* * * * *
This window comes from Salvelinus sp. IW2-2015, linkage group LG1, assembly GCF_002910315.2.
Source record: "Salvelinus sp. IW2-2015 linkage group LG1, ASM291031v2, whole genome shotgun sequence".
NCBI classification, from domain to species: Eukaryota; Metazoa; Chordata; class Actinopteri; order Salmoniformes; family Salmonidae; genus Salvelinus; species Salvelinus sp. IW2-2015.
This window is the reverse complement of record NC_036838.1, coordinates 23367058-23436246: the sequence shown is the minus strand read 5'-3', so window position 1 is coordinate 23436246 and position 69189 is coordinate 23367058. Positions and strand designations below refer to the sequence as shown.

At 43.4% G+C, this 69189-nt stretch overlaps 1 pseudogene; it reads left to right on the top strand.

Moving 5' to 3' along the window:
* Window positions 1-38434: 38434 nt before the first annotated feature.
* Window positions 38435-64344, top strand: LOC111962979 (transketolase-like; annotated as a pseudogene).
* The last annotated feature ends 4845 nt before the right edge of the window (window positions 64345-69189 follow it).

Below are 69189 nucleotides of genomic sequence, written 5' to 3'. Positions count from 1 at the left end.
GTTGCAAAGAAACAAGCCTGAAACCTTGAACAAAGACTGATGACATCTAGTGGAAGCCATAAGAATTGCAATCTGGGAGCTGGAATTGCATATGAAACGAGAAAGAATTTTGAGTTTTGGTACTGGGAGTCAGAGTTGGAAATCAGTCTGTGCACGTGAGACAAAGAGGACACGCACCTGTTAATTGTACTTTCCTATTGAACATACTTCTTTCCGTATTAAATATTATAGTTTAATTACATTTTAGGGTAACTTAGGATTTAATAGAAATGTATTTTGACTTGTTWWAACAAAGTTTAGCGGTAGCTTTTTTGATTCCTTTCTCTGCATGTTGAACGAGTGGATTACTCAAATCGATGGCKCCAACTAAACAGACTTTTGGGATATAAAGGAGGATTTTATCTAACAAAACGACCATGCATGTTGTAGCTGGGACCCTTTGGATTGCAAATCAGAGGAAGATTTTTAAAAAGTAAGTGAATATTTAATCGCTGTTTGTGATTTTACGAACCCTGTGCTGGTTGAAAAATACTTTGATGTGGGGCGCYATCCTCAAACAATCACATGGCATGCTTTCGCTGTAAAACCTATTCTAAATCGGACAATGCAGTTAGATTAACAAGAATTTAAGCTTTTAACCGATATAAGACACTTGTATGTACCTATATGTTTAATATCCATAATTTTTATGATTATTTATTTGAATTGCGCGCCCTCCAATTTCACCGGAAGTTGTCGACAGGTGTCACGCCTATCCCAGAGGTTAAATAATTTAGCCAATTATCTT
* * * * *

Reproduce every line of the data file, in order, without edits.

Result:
This window comes from Salvelinus sp. IW2-2015, linkage group LG1, assembly GCF_002910315.2.
Source record: "Salvelinus sp. IW2-2015 linkage group LG1, ASM291031v2, whole genome shotgun sequence".
NCBI classification, from domain to species: Eukaryota; Metazoa; Chordata; class Actinopteri; order Salmoniformes; family Salmonidae; genus Salvelinus; species Salvelinus sp. IW2-2015.
This window is the reverse complement of record NC_036838.1, coordinates 23367058-23436246: the sequence shown is the minus strand read 5'-3', so window position 1 is coordinate 23436246 and position 69189 is coordinate 23367058. Positions and strand designations below refer to the sequence as shown.

At 43.4% G+C, this 69189-nt stretch overlaps 1 pseudogene; it reads left to right on the top strand.

Moving 5' to 3' along the window:
* Window positions 1-38434: 38434 nt before the first annotated feature.
* Window positions 38435-64344, top strand: LOC111962979 (transketolase-like; annotated as a pseudogene).
* The last annotated feature ends 4845 nt before the right edge of the window (window positions 64345-69189 follow it).

Below are 69189 nucleotides of genomic sequence, written 5' to 3'. Positions count from 1 at the left end.
GTTGCAAAGAAACAAGCCTGAAACCTTGAACAAAGACTGATGACATCTAGTGGAAGCCATAAGAATTGCAATCTGGGAGCTGGAATTGCATATGAAACGAGAAAGAATTTTGAGTTTTGGTACTGGGAGTCAGAGTTGGAAATCAGTCTGTGCACGTGAGACAAAGAGGACACGCACCTGTTAATTGTACTTTCCTATTGAACATACTTCTTTCCGTATTAAATATTATAGTTTAATTACATTTTAGGGTAACTTAGGATTTAATAGAAATGTATTTTGACTTGTTWWAACAAAGTTTAGCGGTAGCTTTTTTGATTCCTTTCTCTGCATGTTGAACGAGTGGATTACTCAAATCGATGGCKCCAACTAAACAGACTTTTGGGATATAAAGGAGGATTTTATCTAACAAAACGACCATGCATGTTGTAGCTGGGACCCTTTGGATTGCAAATCAGAGGAAGATTTTTAAAAAGTAAGTGAATATTTAATCGCTGTTTGTGATTTTACGAACCCTGTGCTGGTTGAAAAATACTTTGATGTGGGGCGCYATCCTCAAACAATCACATGGCATGCTTTCGCTGTAAAACCTATTCTAAATCGGACAATGCAGTTAGATTAACAAGAATTTAAGCTTTTAACCGATATAAGACACTTGTATGTACCTATATGTTTAATATCCATAATTTTTATGATTATTTATTTGAATTGCGCGCCCTCCAATTTCACCGGAAGTTGTCGACAGGTGTCACGCCTATCCCAGAGGTTAAATAATTTAGCCAATTATCTT